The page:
Saturday, December 20, 2014

Drabek or Buchholz: Who would the Jays rather have?

I called Ben Badler, an editor at Baseball America, asking for an independent take on some of the Phillies prospects who have been mentioned as pieces in the various deals. People associated with teams obviously have every incentive to talk up their own talent, so I thought you might find a reality check useful.

Drabek or Buchholz: Who would the Jays rather have?

I called Ben Badler, an editor at Baseball America, asking for an independent take on some of the Phillies prospects who have been mentioned as pieces in the various deals. People associated with teams obviously have every incentive to talk up their own talent, so I thought you might find a reality check useful.

 

First off, Gordon Edes of Yahoo, a terrific reporter, said today that the Red Sox have included Clay Buchholz in an offer to obtain Halladay.  I asked Badler who he’d rather have between the two prospects. He said:

 

More coverage
 
High Cheese: Martinez hopes Friday will be his last warmup start
 
High Cheese: Some perspective on Cliff Lee
What is the best potential move for the Phillies as the trade deadline approaches?
Trade their top prospects for Toronto’s Roy Halladay.
 
  2034 (40.4%)
Trade slightly lesser prospects for Cleveland’s Cliff Lee.
 
  2150 (42.7%)
A trade for Seattle's Jarrod Washburn would be acceptable/.
 
  245 (4.9%)
Trade for a relief pitcher.
 
  193 (3.8%)
Keep their top prospects and stand pat.
 
  418 (8.3%)
Total votes = 5040

“I think it depends on who you talk to, but I’d prefer to have Buchholz.  I see a more advanced repertoire, and he’s ever had the type of major arm surgery that Drabek has. You never know how that could catch up with him.”

 

Here was his take on some other guys.  BA gets its information from scouts, managers, farm directors and coaches across the minor leagues.  They updates their files constantly.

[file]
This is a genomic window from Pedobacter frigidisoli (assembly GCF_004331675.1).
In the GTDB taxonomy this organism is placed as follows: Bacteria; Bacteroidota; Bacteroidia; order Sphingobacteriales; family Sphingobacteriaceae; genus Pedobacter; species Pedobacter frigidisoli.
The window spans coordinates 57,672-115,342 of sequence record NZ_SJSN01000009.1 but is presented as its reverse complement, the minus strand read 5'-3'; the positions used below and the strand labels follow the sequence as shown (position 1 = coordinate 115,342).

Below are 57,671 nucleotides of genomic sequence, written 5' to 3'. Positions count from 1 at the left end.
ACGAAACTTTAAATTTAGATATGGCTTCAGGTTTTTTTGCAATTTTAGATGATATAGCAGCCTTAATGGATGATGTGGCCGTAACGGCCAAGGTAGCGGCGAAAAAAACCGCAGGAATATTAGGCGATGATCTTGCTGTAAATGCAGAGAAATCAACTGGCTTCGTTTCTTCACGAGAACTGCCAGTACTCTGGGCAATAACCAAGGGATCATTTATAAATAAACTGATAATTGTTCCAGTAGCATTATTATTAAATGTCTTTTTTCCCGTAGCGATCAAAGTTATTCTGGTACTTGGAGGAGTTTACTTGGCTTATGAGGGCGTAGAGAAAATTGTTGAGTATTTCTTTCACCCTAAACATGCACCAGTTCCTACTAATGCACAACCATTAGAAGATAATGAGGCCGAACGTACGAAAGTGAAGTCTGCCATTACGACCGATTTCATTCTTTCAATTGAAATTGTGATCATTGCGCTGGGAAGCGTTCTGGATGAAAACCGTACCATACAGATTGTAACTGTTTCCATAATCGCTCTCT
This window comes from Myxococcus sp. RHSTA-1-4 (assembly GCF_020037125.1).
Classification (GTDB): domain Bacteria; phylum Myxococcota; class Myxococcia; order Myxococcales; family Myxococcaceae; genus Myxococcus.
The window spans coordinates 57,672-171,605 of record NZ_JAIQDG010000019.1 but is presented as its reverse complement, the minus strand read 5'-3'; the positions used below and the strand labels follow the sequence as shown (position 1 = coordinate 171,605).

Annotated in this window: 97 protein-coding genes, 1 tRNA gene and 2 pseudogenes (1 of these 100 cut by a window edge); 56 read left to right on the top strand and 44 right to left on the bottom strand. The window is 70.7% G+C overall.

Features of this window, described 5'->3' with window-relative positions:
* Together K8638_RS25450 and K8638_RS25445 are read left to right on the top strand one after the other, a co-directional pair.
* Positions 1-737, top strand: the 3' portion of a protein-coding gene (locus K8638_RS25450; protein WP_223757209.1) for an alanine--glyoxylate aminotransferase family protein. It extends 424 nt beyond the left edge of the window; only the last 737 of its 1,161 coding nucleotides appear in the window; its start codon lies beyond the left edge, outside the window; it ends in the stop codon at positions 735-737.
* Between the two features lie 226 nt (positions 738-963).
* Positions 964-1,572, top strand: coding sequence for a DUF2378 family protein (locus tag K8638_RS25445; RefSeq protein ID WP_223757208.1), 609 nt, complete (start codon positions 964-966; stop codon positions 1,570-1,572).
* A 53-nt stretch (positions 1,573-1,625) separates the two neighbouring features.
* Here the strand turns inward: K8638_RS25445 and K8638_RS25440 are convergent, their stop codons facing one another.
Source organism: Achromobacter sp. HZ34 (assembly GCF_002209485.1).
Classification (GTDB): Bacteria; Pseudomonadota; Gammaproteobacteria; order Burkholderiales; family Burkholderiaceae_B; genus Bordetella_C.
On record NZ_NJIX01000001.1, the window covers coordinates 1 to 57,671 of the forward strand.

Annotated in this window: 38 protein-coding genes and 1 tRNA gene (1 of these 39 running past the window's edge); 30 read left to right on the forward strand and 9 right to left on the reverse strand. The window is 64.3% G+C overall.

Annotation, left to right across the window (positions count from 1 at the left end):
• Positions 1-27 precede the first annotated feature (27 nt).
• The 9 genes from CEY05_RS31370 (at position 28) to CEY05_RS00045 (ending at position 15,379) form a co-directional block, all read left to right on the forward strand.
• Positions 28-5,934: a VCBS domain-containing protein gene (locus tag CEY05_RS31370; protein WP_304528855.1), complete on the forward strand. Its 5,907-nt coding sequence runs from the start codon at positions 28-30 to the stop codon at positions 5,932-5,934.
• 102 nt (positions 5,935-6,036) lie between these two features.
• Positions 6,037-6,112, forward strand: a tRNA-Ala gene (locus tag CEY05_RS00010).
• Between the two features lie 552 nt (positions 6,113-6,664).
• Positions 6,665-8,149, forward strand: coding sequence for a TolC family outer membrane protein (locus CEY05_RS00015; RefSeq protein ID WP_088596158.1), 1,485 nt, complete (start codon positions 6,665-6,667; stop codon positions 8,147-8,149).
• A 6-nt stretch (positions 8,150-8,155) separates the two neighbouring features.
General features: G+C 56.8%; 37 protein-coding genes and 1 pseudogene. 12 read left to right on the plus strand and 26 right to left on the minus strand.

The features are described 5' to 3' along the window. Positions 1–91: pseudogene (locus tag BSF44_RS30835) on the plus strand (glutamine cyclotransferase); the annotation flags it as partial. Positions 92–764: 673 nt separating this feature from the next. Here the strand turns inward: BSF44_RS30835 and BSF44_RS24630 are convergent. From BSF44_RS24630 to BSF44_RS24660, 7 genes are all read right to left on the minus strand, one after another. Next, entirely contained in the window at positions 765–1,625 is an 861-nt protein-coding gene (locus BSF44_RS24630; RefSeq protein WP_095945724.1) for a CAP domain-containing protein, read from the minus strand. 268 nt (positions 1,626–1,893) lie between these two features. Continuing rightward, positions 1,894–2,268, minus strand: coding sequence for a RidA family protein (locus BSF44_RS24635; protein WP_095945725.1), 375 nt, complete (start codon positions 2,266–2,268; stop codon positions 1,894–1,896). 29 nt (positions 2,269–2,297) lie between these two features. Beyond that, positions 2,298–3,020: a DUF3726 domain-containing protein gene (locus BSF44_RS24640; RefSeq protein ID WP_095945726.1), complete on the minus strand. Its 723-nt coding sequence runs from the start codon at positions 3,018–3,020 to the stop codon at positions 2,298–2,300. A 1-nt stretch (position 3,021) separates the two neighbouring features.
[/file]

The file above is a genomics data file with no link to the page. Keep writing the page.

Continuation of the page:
Carlos Carrasco: : "Some of Carrasco’s numbers are very good.  He strikes out a batter per inning, he has walked about three per nine innings. He’s only 22 years old.  He’s been very hittable this year, but that could just be luck.  He has a low-90s fastball, and above-average change-up and a curveball that gets mixed reviews but shows flashes. This year has been a little bit disappointing for him.”

 

Lou Marson: “It is tough to know what to make of Marson.  You always like to see players who control the strike zone like he does, but his power is limited. If Marson can develop power, that will determine his future.  But even moderate power as a catcher would make him valuable. I wouldn’t predict above-average power for him. If he develops some power—and it’s hard at this point to say if he will—he will be an average player.”

 

Jason Donald: “It’s fair to say he’s been one of the most disappointing prospects in baseball this season.  It seems to have fallen apart for Donald, and all of a sudden he’s a 24-year-old in Triple-A.  His value has plunged this year.”

 It should be noted, of course, that Donald and Marson have dealt with injuries this season. Also, I am aware that a report knocked down Edes' report.  I don't know the specifics of this particular story, but I do know that Edes is rarely wrong.

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